What makes a good death
Death: what is it, when does it come?
An interdisciplinary workshop at King’s College London dealt with the subject of death and dying.
Some people think death is terrible. Others have no objection to it as long as it does not cause them pain. One can claim that life is all one has, or one can think of death as a mere emptiness with no value whatsoever. But if death comes as the inevitable end of existence for all people, why do we even ask whether it is bad to die? (1)
Recently, doctors and philosophers met for the second time in London as part of the “Philosophy of Medicine Workshop”: The event focused on the subject of death. A year earlier, British researchers had established a first meeting on the subject of “concepts of health and disease” at the “King’s College Center for the Humanities and Health” (2).
“Get used to believing that death means nothing to us. Because everything that is good and everything that is bad is a matter of perception. But the loss of perception is death. Therefore, the correct realization that death has no meaning for us makes the transience of life a source of pleasure, in that it does not promise us an unlimited time, but instead abolishes the desire for immortality. The most gruesome of all evils, death, has no meaning for us; for as long as we are there, death is not there, but if death is there, then we are not there ”(3). James Warren, philosopher at the University of Cambridge, introduced his remarks with this famous quote from Epicurus. Does death really mean nothing?
When do we die? What is the time of death that occurred? Is it brain death? Andrew Morley, chief anesthesiologist at St. Thomas Hospital in London, argued disturbingly. The criteria for successful deep anesthesia are the same as those for brain death: lack of brain activity and an isoelectric EEG. The anesthesia is reversible, that alone is the measurable difference. But, contrary to our imagination, does one perceive something in deep anesthesia? Does anesthesia actually ensure unconsciousness? Morley explained an experiment: anesthetized patients were cut off far above the arm artery. So she could no longer achieve a muscle relaxant on this extremity. "Now move your hand." The subjects did, but couldn't remember it when they woke up.
What does it mean to be alive? What can a “good” death be? Iona Heath, President of the Royal College of General Practitioners, introduced these questions with literature. She was inspired by Primo Levi (4), Susan Sontag (5) and Samuel Beckett (6), among others. Geoffrey Scarre, professor of philosophy at the University of Durham, spoke about dying. Not every dying necessarily ends in death. Miracles are still happening, people survive infinite predictions. Because of this, Scarre said, individuals could die multiple times. Dying is not universal, every person dies in his or her own way. Scarre imagines the end of life as a closed circle, he understands it as exhaustive completion. Death can perhaps also reveal itself as a gift, as a release from serious illness and suffering. Our current culture requires constant expansion of our selves. We climb higher and higher mountains, jump headfirst from rocks, and have surgery to look young for a long time. In this context, death must be a catastrophe because the circle can never come full. We are always missing something.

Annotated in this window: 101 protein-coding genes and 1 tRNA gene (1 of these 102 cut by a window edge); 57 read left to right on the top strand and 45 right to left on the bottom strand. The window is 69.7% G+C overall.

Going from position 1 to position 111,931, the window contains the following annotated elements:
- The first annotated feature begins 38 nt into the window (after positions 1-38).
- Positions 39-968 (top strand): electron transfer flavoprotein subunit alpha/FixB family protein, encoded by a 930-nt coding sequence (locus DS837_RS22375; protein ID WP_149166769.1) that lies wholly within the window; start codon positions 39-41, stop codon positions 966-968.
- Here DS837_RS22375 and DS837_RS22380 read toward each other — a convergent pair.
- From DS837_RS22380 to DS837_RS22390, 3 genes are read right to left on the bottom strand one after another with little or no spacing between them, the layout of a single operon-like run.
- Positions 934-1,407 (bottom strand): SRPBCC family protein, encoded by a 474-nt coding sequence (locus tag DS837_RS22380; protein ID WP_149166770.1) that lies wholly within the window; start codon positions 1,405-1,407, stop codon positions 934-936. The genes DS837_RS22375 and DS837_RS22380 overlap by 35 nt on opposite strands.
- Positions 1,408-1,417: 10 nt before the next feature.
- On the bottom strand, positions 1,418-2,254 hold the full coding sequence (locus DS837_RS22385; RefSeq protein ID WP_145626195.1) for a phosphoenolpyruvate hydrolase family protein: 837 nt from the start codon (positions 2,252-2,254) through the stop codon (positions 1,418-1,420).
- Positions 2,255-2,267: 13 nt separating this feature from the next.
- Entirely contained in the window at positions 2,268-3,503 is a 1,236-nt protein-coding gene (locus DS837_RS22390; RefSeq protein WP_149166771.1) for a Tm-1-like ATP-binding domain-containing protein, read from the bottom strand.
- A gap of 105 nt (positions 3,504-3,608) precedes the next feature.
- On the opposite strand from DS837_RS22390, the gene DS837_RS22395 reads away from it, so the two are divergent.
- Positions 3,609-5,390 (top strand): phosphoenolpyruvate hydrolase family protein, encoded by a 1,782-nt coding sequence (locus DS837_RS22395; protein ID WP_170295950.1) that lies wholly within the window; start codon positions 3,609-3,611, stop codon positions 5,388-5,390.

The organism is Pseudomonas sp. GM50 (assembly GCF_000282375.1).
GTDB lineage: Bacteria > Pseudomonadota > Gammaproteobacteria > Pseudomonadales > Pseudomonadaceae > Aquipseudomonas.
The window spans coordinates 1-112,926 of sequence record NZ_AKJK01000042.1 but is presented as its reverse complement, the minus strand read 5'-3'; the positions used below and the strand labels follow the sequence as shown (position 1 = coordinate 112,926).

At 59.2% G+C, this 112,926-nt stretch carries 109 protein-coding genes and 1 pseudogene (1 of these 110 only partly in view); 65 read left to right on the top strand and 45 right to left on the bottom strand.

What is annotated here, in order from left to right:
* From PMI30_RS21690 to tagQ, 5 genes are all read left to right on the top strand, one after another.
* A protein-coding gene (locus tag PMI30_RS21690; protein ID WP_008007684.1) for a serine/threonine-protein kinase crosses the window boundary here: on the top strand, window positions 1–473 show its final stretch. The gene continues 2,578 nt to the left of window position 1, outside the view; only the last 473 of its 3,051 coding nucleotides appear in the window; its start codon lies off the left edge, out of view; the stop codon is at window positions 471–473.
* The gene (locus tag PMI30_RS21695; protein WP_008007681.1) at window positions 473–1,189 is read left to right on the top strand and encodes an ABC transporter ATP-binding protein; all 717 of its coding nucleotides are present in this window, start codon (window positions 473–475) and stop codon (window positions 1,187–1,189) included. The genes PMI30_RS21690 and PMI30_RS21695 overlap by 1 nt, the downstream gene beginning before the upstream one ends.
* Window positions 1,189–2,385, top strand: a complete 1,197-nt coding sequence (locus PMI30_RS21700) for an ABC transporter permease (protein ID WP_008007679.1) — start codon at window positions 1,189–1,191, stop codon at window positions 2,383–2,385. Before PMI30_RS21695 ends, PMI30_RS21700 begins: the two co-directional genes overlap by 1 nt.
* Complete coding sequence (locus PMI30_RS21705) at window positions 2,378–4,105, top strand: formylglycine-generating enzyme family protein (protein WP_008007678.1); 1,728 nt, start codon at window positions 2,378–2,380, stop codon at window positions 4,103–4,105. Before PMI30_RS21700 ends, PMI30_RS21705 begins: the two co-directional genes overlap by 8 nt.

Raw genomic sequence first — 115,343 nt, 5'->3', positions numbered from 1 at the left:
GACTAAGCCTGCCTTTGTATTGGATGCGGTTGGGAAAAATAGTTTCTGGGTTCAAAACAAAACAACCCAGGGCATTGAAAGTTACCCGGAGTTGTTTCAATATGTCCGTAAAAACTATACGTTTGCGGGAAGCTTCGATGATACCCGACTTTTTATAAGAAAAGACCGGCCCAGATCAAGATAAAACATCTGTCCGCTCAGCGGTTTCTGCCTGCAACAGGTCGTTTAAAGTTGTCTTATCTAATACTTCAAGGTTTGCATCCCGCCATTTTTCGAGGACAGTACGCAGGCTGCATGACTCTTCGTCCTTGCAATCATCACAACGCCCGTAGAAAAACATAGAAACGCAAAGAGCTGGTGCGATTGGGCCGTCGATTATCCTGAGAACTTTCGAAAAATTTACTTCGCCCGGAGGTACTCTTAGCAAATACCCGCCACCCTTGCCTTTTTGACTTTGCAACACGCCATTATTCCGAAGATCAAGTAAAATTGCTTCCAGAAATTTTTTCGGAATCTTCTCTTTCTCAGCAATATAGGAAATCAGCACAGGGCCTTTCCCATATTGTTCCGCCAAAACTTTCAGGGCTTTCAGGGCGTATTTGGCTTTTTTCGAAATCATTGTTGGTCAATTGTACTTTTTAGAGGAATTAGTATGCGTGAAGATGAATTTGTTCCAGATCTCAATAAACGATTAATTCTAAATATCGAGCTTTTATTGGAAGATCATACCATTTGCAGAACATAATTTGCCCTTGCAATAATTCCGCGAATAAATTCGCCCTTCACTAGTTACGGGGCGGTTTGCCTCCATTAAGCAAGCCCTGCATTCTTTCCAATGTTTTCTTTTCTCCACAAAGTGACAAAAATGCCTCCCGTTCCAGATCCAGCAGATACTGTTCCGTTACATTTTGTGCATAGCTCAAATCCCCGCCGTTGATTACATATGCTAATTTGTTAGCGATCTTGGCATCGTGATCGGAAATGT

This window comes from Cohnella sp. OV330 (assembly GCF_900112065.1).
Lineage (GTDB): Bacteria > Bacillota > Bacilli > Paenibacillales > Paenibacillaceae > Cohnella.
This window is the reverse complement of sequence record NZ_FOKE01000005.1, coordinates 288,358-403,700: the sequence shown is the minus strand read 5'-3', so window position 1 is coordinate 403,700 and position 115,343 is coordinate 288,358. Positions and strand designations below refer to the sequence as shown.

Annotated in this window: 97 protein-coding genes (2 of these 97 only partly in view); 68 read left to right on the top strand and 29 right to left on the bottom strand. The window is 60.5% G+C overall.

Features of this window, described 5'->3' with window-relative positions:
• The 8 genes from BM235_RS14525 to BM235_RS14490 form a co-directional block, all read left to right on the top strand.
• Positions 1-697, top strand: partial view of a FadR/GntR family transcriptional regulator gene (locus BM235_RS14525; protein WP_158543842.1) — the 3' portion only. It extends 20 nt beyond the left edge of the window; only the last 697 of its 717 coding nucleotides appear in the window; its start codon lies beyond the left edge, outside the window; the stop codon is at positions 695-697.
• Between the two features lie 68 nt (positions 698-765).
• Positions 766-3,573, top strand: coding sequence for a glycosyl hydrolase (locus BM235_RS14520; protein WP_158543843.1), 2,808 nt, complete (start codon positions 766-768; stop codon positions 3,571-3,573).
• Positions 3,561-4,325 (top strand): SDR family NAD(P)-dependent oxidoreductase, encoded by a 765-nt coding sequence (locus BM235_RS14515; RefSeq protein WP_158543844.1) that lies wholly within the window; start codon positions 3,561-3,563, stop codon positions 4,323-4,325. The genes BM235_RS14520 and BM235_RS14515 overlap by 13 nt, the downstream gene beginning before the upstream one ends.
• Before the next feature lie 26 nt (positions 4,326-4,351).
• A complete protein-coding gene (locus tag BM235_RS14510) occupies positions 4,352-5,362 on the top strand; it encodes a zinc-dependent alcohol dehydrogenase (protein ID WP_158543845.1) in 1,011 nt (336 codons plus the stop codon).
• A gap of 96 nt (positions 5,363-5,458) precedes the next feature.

In the opera “Makropulos Case” the singer Emilia Marty is the daughter of the Greek doctor Makropulos, who tests his elixir of life on her. Now she is already 342 years old and is very bored in her endless life. “In the end everything is always the same: singing and silence.” Finally Emilia refuses the potion and she dies. David Galloway, of the Department of Philosophy at King’s College, by no means sees death as just an enemy. Emilia's problem was boredom. Everything that could have happened to her, she had seen before.
Rob George, professor of palliative medicine, said: "We die of a life, not of an illness." It is also the role of medicine to help patients die. “In comfort.” Means bringing a life to an end, understanding the journey, saying goodbye, apologizing and thanking wherever it appears necessary. To go in peace. But we humans are inhabited by pain and the resistance to dying. Pain changes us, but at the same time it can be influenced. Not just with analgesics. Social influences and our environment also change the intensity. For example, loneliness and isolation lower the pain threshold.
In Great Britain we know the tragic case of Anthony Bland, who, as a 17-year-old Liverpool fan, was seriously injured in the stadium during a crowd. He was in the "Persistent Vegetative State" for three years and his fate was tried before three courts. The decisive question was whether the doctors treating him were obliged to eat him or whether the treatment could be discontinued. The British "House of Lords" saw no medical obligation to continue in this case.
The legal scholar Roger Brownsword finally asked whether there could be a property right for parts of the body, similar to that for a ballpoint pen or a piece of land. Brownsword postulated: "I’m both, I am my body and have my body." We are objects and possessions at the same time, which distinguishes us from mere property. Ultimately, there remains ignorance about death. We suspect and continue to grope in the dark. However, a properly conducted discourse can help to light the way.
Dr. med. Svenja Ludwig
17: 1018-22. CrossRefMEDLINE
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